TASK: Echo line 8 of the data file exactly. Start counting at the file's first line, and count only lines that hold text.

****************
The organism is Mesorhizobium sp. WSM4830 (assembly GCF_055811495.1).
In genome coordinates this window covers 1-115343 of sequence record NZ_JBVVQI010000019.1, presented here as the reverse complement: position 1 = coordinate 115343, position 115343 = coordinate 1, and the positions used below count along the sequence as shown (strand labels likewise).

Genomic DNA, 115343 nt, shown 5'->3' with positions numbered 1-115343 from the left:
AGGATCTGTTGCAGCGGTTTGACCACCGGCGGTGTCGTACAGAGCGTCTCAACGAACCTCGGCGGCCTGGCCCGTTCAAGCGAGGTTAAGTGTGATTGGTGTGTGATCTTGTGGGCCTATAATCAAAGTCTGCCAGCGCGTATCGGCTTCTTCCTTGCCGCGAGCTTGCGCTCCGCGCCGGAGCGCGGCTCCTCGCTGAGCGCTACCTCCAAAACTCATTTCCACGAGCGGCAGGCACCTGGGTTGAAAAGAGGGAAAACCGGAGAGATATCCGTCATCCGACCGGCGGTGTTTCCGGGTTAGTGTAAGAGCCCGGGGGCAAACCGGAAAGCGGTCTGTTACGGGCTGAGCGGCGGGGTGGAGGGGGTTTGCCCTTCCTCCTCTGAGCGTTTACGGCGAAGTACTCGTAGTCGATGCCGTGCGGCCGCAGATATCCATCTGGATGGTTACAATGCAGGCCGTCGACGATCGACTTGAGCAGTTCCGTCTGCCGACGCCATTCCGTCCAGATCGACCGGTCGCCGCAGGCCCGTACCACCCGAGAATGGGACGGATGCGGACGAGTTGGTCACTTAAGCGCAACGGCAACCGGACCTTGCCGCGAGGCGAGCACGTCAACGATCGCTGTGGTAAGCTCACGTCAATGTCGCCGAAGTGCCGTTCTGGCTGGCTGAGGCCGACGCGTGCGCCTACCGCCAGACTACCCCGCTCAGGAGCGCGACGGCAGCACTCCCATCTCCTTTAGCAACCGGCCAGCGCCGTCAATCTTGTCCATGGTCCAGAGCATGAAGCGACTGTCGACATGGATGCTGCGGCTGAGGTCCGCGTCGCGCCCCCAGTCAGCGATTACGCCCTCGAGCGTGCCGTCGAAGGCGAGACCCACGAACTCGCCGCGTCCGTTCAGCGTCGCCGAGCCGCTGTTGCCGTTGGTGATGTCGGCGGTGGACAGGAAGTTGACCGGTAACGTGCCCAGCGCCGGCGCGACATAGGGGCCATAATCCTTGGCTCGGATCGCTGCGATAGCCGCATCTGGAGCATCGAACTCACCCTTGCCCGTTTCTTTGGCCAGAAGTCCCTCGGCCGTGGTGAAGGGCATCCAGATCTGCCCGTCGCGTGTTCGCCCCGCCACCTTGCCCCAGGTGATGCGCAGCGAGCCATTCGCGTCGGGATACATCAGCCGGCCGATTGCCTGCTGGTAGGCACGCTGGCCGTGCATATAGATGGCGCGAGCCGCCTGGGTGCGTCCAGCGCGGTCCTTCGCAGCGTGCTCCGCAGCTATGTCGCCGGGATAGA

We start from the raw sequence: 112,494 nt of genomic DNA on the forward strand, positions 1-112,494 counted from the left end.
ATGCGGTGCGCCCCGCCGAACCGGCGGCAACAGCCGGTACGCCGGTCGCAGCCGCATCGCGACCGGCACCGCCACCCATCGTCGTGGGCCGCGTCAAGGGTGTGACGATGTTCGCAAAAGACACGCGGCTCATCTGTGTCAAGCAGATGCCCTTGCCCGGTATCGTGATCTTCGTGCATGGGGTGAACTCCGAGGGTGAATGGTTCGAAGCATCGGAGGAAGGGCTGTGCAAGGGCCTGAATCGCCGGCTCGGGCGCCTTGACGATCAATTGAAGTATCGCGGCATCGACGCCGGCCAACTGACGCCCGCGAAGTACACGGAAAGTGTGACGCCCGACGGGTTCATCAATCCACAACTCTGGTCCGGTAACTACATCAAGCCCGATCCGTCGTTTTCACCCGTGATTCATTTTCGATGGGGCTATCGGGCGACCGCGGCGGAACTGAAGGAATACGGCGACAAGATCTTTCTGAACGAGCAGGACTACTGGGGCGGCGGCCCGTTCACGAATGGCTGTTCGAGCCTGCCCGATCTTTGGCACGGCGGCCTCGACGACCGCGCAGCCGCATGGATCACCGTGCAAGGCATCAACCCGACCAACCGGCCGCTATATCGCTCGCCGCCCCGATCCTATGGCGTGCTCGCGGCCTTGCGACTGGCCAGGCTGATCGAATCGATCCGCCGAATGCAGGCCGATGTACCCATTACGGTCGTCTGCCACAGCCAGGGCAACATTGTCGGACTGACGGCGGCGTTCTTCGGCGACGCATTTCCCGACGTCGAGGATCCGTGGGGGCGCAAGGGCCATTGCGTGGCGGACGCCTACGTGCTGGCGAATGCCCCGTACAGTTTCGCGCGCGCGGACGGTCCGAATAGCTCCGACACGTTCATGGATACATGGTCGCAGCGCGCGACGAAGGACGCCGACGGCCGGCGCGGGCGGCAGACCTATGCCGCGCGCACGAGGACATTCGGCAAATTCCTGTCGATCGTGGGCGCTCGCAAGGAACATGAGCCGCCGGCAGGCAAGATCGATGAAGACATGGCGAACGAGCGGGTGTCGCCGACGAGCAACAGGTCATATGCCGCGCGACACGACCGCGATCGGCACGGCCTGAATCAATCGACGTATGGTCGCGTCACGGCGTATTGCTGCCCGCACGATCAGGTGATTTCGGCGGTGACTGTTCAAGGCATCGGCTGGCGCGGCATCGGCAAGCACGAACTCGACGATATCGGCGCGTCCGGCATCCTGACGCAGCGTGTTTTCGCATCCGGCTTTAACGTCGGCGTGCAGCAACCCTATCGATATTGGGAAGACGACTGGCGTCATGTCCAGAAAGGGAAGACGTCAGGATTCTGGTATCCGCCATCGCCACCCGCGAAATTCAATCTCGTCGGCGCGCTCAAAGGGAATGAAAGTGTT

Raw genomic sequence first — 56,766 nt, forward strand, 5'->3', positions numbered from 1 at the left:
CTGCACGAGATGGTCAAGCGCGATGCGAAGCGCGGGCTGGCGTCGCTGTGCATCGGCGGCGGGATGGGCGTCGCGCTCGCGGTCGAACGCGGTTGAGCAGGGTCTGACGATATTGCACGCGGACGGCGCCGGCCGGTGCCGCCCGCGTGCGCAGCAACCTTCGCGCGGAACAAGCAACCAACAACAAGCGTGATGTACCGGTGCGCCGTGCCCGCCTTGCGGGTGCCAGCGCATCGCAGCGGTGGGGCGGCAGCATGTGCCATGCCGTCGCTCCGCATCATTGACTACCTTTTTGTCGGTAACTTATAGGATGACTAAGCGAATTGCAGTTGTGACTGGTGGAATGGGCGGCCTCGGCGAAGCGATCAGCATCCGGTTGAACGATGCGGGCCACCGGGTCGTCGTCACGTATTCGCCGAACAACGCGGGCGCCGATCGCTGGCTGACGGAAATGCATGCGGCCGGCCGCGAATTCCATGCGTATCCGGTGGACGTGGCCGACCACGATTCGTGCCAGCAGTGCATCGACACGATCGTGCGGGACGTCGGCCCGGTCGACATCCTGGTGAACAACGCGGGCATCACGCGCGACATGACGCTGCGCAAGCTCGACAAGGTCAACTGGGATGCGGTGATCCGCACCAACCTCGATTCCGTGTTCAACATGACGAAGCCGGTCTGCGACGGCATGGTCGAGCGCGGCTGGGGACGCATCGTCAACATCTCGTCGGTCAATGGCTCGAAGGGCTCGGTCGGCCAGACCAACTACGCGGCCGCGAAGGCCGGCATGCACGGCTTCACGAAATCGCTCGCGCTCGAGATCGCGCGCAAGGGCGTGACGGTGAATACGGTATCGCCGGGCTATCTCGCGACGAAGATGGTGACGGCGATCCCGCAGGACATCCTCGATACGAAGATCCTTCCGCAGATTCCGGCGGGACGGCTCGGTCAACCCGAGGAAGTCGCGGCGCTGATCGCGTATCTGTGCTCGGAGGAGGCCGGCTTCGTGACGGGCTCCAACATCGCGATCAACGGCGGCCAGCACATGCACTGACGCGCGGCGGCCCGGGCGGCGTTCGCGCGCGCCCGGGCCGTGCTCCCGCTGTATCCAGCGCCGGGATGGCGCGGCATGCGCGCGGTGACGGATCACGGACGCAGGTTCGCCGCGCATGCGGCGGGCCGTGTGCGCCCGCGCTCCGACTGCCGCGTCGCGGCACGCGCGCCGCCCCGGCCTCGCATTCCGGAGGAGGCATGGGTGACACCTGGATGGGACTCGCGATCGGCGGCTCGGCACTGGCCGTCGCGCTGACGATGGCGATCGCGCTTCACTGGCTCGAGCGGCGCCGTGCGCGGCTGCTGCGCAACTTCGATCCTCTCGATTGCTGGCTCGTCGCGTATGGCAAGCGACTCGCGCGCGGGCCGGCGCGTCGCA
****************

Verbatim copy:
CTGCACGAGATGGTCAAGCGCGATGCGAAGCGCGGGCTGGCGTCGCTGTGCATCGGCGGCGGGATGGGCGTCGCGCTCGCGGTCGAACGCGGTTGAGCAGGGTCTGACGATATTGCACGCGGACGGCGCCGGCCGGTGCCGCCCGCGTGCGCAGCAACCTTCGCGCGGAACAAGCAACCAACAACAAGCGTGATGTACCGGTGCGCCGTGCCCGCCTTGCGGGTGCCAGCGCATCGCAGCGGTGGGGCGGCAGCATGTGCCATGCCGTCGCTCCGCATCATTGACTACCTTTTTGTCGGTAACTTATAGGATGACTAAGCGAATTGCAGTTGTGACTGGTGGAATGGGCGGCCTCGGCGAAGCGATCAGCATCCGGTTGAACGATGCGGGCCACCGGGTCGTCGTCACGTATTCGCCGAACAACGCGGGCGCCGATCGCTGGCTGACGGAAATGCATGCGGCCGGCCGCGAATTCCATGCGTATCCGGTGGACGTGGCCGACCACGATTCGTGCCAGCAGTGCATCGACACGATCGTGCGGGACGTCGGCCCGGTCGACATCCTGGTGAACAACGCGGGCATCACGCGCGACATGACGCTGCGCAAGCTCGACAAGGTCAACTGGGATGCGGTGATCCGCACCAACCTCGATTCCGTGTTCAACATGACGAAGCCGGTCTGCGACGGCATGGTCGAGCGCGGCTGGGGACGCATCGTCAACATCTCGTCGGTCAATGGCTCGAAGGGCTCGGTCGGCCAGACCAACTACGCGGCCGCGAAGGCCGGCATGCACGGCTTCACGAAATCGCTCGCGCTCGAGATCGCGCGCAAGGGCGTGACGGTGAATACGGTATCGCCGGGCTATCTCGCGACGAAGATGGTGACGGCGATCCCGCAGGACATCCTCGATACGAAGATCCTTCCGCAGATTCCGGCGGGACGGCTCGGTCAACCCGAGGAAGTCGCGGCGCTGATCGCGTATCTGTGCTCGGAGGAGGCCGGCTTCGTGACGGGCTCCAACATCGCGATCAACGGCGGCCAGCACATGCACTGACGCGCGGCGGCCCGGGCGGCGTTCGCGCGCGCCCGGGCCGTGCTCCCGCTGTATCCAGCGCCGGGATGGCGCGGCATGCGCGCGGTGACGGATCACGGACGCAGGTTCGCCGCGCATGCGGCGGGCCGTGTGCGCCCGCGCTCCGACTGCCGCGTCGCGGCACGCGCGCCGCCCCGGCCTCGCATTCCGGAGGAGGCATGGGTGACACCTGGATGGGACTCGCGATCGGCGGCTCGGCACTGGCCGTCGCGCTGACGATGGCGATCGCGCTTCACTGGCTCGAGCGGCGCCGTGCGCGGCTGCTGCGCAACTTCGATCCTCTCGATTGCTGGCTCGTCGCGTATGGCAAGCGACTCGCGCGCGGGCCGGCGCGTCGCA